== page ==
Varietal: Pinot Gris
The grayish blue fruits of the Pinot Grigio grape varietal are used in the production of a very wide, and seemingly ever widening, range of quality white wines. These grapes pick up much of the features of their terroir, and as such, it isn't unusual to find find Pinot Grigio wines which have something of an alpine character, or hold slightly ashen, smoky flavors soaked up from various soils. They have a naturally high sugar content, which, depending on how they are handled and processed either leads to them producing semi-sweet wines, or drier, more fermented wines, or even wines with a relatively high alcohol content. These grapes prefer cooler climates, and as such are grown in several countries around the world which have strong oceanic breezes or shady valley regions.
Region: New York
For over four hundred years, New York state has been consistently producing many of the United States finest wines, making the most of the oceanic climate and cool winds which blow over the many vineyards which surround the city. Indeed, certain wineries within the state boast an impressive heritage, with more than one dating back to the 18th century. The state itself has four key wine regions - Lake Erie AVA, Finger Lakes AVA, Hudson River and Long Island, and also features hundreds of smallholdings producing wines of a unique character made using more traditional methods. A wide variety of fine grape varietals are grown across the state, from esteemed old world grapes such as Riesling and Pinot Noir, to an expansive array of New World hybrid grapes which make the wines of this region so unique.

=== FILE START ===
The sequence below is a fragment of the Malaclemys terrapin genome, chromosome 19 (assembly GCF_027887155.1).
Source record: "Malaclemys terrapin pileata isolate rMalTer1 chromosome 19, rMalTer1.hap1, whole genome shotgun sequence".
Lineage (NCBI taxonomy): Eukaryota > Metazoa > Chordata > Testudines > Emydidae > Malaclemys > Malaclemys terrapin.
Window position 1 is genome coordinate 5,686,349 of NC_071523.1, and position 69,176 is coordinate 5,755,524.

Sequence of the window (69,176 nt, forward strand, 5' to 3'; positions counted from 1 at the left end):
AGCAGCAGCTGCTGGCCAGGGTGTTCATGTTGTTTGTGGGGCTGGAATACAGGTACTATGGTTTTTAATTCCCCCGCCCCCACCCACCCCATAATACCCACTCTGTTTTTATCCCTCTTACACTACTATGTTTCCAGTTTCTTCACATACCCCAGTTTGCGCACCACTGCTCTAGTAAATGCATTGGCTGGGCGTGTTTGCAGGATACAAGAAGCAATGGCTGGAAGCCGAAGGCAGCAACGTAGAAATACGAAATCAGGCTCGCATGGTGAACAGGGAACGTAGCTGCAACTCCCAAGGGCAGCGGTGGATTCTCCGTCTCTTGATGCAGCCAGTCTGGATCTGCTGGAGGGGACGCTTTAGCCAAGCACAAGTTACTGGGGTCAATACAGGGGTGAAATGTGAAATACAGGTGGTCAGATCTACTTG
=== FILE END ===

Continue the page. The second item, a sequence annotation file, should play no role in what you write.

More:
Country: United States
Of all the New World wine countries, perhaps the one which has demonstrated the most flair for producing high quality wines - using a combination of traditional and forward-thinking contemporary methods - has been the United States of America. For the past couple of centuries, the United States has set about transforming much of its suitable land into vast vineyards, capable of supporting a wide variety of world-class grape varietals which thrive on both the Atlantic and the Pacific coastlines. Of course, we immediately think of sun-drenched California in regards to American wines, with its enormous vineyards responsible for the New World's finest examples of Cabernet Sauvignon and Merlot based wines, but many other states have taken to viticulture in a big way, with impressive results. Oregon, Washington State and New York have all developed sophisticated and technologically advanced wine cultures of their own, and the output of U.S wineries is increasing each year as more and more people are converted to their produce.